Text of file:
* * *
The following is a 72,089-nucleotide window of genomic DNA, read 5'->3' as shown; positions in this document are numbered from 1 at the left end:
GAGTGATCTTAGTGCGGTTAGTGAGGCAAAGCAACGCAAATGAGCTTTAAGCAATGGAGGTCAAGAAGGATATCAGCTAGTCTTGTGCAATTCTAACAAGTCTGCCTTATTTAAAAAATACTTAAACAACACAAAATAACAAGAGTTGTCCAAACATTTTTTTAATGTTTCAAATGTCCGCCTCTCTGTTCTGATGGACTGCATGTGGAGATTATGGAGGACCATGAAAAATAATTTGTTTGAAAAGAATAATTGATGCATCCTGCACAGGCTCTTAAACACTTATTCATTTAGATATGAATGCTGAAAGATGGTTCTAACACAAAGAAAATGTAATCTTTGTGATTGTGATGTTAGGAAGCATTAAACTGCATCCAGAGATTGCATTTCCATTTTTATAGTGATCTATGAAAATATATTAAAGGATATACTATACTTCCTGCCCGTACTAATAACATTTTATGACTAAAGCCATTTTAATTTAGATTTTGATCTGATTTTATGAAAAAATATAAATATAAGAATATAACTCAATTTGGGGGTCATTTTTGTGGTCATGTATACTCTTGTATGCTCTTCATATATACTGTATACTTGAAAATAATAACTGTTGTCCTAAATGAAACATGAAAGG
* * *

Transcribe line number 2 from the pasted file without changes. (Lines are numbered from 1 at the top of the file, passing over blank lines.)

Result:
GAGTGATCTTAGTGCGGTTAGTGAGGCAAAGCAACGCAAATGAGCTTTAAGCAATGGAGGTCAAGAAGGATATCAGCTAGTCTTGTGCAATTCTAACAAGTCTGCCTTATTTAAAAAATACTTAAACAACACAAAATAACAAGAGTTGTCCAAACATTTTTTTAATGTTTCAAATGTCCGCCTCTCTGTTCTGATGGACTGCATGTGGAGATTATGGAGGACCATGAAAAATAATTTGTTTGAAAAGAATAATTGATGCATCCTGCACAGGCTCTTAAACACTTATTCATTTAGATATGAATGCTGAAAGATGGTTCTAACACAAAGAAAATGTAATCTTTGTGATTGTGATGTTAGGAAGCATTAAACTGCATCCAGAGATTGCATTTCCATTTTTATAGTGATCTATGAAAATATATTAAAGGATATACTATACTTCCTGCCCGTACTAATAACATTTTATGACTAAAGCCATTTTAATTTAGATTTTGATCTGATTTTATGAAAAAATATAAATATAAGAATATAACTCAATTTGGGGGTCATTTTTGTGGTCATGTATACTCTTGTATGCTCTTCATATATACTGTATACTTGAAAATAATAACTGTTGTCCTAAATGAAACATGAAAGG